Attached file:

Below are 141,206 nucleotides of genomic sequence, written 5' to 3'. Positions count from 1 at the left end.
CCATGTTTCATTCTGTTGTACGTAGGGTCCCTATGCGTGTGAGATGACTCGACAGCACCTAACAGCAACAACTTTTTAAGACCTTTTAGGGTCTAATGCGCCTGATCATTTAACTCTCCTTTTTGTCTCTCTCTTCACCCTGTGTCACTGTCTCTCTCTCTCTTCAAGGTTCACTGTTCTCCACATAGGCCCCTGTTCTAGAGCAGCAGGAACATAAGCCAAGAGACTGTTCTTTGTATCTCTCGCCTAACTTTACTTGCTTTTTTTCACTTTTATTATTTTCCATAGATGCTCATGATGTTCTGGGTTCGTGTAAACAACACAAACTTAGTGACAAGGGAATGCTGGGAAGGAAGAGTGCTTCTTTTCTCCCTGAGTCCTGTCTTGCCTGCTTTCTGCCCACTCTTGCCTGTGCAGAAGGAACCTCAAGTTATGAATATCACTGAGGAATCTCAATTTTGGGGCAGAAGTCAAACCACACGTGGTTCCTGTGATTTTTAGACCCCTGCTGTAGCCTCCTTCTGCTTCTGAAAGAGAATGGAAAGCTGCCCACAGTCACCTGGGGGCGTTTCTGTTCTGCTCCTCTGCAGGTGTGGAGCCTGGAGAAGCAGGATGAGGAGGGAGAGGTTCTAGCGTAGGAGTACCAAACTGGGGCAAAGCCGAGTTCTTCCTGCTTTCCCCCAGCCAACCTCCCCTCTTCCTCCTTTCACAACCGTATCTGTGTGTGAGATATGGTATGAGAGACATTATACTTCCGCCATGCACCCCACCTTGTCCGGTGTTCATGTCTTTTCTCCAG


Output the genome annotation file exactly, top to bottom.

Below are 141,206 nucleotides of genomic sequence, written 5' to 3'. Positions count from 1 at the left end.
CCATGTTTCATTCTGTTGTACGTAGGGTCCCTATGCGTGTGAGATGACTCGACAGCACCTAACAGCAACAACTTTTTAAGACCTTTTAGGGTCTAATGCGCCTGATCATTTAACTCTCCTTTTTGTCTCTCTCTTCACCCTGTGTCACTGTCTCTCTCTCTCTTCAAGGTTCACTGTTCTCCACATAGGCCCCTGTTCTAGAGCAGCAGGAACATAAGCCAAGAGACTGTTCTTTGTATCTCTCGCCTAACTTTACTTGCTTTTTTTCACTTTTATTATTTTCCATAGATGCTCATGATGTTCTGGGTTCGTGTAAACAACACAAACTTAGTGACAAGGGAATGCTGGGAAGGAAGAGTGCTTCTTTTCTCCCTGAGTCCTGTCTTGCCTGCTTTCTGCCCACTCTTGCCTGTGCAGAAGGAACCTCAAGTTATGAATATCACTGAGGAATCTCAATTTTGGGGCAGAAGTCAAACCACACGTGGTTCCTGTGATTTTTAGACCCCTGCTGTAGCCTCCTTCTGCTTCTGAAAGAGAATGGAAAGCTGCCCACAGTCACCTGGGGGCGTTTCTGTTCTGCTCCTCTGCAGGTGTGGAGCCTGGAGAAGCAGGATGAGGAGGGAGAGGTTCTAGCGTAGGAGTACCAAACTGGGGCAAAGCCGAGTTCTTCCTGCTTTCCCCCAGCCAACCTCCCCTCTTCCTCCTTTCACAACCGTATCTGTGTGTGAGATATGGTATGAGAGACATTATACTTCCGCCATGCACCCCACCTTGTCCGGTGTTCATGTCTTTTCTCCAG